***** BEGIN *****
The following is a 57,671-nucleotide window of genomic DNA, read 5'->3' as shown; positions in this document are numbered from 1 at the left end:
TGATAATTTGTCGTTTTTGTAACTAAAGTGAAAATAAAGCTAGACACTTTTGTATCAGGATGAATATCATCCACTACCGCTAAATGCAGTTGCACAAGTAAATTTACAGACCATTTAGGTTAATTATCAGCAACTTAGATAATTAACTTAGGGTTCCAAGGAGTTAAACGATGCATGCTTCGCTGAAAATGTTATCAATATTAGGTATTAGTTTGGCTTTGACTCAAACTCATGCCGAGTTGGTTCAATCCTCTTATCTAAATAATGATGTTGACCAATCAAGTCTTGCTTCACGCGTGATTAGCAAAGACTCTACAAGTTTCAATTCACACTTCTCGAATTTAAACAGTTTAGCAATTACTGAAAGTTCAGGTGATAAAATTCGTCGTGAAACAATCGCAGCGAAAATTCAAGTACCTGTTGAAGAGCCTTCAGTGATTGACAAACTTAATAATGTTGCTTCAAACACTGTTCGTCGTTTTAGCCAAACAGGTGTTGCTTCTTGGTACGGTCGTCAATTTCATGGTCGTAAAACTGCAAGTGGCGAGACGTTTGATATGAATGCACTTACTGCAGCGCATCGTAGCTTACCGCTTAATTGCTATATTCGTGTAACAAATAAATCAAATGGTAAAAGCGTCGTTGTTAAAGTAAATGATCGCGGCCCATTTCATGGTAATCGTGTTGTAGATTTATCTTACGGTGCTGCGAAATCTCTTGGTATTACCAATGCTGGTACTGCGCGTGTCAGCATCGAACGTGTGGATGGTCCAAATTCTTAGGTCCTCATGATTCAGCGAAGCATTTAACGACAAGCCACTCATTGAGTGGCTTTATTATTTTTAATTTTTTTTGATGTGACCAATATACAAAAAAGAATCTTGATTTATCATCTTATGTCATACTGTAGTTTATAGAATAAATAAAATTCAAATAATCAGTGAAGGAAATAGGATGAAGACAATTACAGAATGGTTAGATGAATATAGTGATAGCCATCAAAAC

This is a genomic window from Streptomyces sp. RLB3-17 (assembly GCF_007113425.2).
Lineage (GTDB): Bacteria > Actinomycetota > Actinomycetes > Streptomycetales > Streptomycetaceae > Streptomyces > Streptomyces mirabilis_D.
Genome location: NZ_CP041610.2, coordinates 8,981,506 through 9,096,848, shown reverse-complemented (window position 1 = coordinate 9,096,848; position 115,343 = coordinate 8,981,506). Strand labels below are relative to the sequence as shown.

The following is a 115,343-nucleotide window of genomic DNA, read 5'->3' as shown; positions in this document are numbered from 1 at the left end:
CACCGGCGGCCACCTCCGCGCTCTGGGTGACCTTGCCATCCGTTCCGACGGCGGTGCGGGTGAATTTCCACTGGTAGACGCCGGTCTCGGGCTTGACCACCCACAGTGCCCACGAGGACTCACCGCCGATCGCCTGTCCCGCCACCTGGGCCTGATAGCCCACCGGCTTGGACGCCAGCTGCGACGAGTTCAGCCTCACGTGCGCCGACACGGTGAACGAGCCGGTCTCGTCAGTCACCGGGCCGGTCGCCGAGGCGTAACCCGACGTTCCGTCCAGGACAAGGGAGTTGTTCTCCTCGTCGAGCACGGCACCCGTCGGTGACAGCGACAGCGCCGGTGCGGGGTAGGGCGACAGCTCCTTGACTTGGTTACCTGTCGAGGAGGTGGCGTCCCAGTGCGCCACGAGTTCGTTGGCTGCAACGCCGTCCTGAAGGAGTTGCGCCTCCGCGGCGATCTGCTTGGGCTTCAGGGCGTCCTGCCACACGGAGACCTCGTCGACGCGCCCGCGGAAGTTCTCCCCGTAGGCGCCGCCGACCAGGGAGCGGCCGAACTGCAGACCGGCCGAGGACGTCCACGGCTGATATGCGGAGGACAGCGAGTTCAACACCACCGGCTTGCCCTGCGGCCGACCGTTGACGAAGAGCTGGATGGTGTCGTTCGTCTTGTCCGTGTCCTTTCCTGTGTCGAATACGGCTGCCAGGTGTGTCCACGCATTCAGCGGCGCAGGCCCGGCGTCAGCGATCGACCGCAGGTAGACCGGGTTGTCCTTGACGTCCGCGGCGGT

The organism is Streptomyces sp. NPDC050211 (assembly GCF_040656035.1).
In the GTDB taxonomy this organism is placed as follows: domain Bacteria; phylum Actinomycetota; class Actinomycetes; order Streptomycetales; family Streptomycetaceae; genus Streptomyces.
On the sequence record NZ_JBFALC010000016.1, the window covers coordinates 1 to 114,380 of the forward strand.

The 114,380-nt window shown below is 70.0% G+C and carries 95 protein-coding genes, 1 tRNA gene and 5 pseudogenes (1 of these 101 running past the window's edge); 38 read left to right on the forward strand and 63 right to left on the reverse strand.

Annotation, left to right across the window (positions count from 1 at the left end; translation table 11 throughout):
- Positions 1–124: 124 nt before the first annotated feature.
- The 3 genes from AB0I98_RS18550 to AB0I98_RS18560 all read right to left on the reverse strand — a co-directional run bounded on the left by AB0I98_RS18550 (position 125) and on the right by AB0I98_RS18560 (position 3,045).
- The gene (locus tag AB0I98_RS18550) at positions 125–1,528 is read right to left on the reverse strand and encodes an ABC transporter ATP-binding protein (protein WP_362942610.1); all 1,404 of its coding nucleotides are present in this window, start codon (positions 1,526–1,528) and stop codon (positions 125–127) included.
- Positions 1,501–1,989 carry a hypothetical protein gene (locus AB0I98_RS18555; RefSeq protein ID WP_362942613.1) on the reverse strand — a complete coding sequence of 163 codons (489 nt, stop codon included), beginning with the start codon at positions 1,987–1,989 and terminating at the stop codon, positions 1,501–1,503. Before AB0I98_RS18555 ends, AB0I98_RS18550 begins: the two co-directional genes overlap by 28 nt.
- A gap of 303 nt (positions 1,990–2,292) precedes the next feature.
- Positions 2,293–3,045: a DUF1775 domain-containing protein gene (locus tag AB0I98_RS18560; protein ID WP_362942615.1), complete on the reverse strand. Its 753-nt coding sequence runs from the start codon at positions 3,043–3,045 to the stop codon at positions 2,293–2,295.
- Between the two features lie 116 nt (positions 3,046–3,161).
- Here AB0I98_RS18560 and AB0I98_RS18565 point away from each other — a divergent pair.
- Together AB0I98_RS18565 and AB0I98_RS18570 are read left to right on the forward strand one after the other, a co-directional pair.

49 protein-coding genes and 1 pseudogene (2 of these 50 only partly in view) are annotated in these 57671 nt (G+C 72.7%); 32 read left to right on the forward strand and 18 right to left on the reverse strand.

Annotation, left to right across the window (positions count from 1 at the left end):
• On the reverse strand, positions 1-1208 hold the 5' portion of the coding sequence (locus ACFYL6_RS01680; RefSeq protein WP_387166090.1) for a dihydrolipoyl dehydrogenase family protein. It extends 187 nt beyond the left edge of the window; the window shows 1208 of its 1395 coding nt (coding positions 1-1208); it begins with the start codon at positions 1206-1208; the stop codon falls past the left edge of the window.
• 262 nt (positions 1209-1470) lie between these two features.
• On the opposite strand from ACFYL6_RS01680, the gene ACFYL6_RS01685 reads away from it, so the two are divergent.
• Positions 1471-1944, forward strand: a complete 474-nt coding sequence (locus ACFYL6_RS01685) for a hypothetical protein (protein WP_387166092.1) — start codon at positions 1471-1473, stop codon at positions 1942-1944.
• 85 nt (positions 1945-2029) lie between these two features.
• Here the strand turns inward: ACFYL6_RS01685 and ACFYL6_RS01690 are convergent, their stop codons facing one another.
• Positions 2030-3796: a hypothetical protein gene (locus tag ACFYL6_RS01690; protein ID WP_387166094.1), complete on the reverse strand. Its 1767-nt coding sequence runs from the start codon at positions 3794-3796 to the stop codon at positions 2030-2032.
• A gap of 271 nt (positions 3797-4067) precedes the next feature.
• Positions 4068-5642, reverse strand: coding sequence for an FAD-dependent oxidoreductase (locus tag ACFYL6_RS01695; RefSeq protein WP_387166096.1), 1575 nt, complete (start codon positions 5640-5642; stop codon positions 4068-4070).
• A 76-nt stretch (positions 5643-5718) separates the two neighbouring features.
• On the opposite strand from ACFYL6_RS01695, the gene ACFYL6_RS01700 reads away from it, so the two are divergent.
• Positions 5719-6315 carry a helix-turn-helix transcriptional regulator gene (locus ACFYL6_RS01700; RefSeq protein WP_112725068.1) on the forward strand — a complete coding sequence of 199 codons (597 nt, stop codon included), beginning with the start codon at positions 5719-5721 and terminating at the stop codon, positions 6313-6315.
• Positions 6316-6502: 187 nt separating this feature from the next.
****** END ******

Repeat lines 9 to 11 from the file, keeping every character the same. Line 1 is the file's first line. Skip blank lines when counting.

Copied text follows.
In the GTDB taxonomy this organism is placed as follows: domain Bacteria; phylum Actinomycetota; class Actinomycetes; order Streptomycetales; family Streptomycetaceae; genus Streptomyces.
On the sequence record NZ_JBFALC010000016.1, the window covers coordinates 1 to 114,380 of the forward strand.

The 114,380-nt window shown below is 70.0% G+C and carries 95 protein-coding genes, 1 tRNA gene and 5 pseudogenes (1 of these 101 running past the window's edge); 38 read left to right on the forward strand and 63 right to left on the reverse strand.